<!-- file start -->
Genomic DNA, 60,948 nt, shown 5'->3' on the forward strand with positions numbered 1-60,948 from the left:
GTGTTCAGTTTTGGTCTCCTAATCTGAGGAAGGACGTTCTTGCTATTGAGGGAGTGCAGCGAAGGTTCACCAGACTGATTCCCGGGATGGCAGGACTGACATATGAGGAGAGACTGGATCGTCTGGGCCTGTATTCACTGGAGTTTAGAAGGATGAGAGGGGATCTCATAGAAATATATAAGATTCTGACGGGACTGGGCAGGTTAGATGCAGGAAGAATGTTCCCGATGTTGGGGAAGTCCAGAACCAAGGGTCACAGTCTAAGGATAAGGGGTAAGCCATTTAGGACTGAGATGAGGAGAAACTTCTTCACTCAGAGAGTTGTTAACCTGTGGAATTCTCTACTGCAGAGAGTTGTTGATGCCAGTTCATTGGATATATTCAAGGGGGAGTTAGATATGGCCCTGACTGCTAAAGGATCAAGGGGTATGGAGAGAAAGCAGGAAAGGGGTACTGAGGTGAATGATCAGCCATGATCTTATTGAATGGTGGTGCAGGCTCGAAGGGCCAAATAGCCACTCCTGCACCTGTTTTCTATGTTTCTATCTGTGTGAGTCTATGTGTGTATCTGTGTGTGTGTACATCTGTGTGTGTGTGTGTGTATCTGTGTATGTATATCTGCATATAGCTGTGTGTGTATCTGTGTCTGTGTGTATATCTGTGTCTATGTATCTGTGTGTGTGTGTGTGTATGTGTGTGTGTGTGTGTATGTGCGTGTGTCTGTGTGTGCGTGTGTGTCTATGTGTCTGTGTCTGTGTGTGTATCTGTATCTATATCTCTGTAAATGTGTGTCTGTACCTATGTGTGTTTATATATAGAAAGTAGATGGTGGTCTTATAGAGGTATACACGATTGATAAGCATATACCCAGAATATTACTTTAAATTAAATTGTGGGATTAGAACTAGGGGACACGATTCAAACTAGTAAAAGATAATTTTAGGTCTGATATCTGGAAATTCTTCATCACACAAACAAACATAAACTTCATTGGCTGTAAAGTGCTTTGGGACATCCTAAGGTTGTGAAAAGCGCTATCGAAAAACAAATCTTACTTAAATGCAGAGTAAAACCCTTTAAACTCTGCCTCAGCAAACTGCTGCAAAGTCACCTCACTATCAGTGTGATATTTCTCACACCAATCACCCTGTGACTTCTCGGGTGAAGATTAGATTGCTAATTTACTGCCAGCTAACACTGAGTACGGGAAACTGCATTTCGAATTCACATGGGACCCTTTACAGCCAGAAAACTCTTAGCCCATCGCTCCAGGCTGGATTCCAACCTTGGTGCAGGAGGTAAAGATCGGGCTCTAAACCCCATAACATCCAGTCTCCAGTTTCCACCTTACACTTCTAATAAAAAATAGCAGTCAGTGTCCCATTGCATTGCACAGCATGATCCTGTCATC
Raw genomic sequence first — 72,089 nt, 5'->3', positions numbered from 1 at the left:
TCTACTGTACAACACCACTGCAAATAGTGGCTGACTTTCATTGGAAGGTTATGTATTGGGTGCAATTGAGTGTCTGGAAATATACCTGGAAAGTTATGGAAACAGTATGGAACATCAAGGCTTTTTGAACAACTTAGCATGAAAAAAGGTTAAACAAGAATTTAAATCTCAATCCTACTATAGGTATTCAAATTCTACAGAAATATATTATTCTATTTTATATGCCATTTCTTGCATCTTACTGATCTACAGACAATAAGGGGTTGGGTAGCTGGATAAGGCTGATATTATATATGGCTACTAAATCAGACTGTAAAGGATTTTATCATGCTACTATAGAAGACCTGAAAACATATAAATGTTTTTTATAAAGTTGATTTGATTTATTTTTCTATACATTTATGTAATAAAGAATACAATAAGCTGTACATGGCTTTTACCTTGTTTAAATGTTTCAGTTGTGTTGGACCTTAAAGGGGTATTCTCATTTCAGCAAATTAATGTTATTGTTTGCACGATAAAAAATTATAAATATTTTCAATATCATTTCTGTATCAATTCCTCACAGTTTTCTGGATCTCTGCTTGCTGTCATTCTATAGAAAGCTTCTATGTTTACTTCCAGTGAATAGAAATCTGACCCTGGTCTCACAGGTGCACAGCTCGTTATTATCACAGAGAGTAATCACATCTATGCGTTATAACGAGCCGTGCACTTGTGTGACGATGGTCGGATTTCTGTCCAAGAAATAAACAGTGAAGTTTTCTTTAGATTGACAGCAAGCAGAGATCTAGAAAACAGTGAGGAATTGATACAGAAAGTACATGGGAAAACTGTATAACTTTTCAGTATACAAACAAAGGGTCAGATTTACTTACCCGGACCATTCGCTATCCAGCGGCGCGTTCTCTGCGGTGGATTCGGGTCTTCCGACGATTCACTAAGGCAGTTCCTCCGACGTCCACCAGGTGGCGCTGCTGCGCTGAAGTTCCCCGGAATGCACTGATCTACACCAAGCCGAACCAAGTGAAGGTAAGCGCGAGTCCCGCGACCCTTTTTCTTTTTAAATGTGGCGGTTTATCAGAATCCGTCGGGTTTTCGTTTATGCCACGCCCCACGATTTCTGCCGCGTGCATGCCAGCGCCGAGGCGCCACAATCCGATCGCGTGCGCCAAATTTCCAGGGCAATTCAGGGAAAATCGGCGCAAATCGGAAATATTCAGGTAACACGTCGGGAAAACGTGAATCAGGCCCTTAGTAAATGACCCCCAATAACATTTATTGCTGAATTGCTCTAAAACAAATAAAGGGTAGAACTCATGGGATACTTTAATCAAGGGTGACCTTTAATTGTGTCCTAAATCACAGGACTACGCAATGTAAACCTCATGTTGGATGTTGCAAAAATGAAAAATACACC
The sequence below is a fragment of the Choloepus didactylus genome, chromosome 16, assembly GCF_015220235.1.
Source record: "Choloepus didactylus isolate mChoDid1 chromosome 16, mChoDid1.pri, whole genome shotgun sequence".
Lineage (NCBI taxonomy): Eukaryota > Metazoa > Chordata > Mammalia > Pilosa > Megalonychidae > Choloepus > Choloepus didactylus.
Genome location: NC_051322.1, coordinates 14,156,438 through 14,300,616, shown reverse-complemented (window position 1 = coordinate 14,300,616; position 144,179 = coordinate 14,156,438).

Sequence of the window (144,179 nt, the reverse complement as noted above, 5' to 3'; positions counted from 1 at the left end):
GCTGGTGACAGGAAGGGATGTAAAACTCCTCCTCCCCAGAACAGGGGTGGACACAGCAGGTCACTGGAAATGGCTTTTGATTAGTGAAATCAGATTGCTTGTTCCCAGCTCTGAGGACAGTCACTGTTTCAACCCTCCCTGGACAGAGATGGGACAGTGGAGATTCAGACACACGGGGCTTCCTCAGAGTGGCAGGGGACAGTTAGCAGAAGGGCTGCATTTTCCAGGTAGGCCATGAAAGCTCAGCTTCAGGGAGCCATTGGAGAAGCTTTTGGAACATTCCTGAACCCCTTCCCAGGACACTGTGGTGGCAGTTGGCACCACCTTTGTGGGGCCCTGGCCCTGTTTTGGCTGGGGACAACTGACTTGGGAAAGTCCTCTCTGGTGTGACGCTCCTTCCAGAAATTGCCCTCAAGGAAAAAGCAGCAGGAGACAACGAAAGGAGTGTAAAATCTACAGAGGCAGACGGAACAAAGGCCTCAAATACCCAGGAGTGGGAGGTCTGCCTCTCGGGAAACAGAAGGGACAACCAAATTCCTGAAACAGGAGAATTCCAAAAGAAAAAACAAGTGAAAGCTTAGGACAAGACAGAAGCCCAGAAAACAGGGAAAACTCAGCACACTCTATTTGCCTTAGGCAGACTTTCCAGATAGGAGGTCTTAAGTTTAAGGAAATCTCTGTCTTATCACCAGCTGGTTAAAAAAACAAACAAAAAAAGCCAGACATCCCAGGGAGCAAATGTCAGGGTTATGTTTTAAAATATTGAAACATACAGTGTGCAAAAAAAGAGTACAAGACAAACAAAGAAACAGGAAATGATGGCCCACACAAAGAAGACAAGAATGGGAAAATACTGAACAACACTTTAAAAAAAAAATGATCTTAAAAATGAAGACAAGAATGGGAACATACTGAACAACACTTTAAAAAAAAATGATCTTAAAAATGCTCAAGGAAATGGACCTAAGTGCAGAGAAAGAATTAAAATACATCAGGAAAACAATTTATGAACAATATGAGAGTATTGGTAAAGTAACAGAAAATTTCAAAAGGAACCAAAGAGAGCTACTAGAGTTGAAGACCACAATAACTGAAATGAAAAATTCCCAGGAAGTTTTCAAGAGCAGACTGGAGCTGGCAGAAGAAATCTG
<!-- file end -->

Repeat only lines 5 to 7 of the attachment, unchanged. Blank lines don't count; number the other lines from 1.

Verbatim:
The sequence below is a fragment of the Choloepus didactylus genome, chromosome 16, assembly GCF_015220235.1.
Source record: "Choloepus didactylus isolate mChoDid1 chromosome 16, mChoDid1.pri, whole genome shotgun sequence".
Lineage (NCBI taxonomy): Eukaryota > Metazoa > Chordata > Mammalia > Pilosa > Megalonychidae > Choloepus > Choloepus didactylus.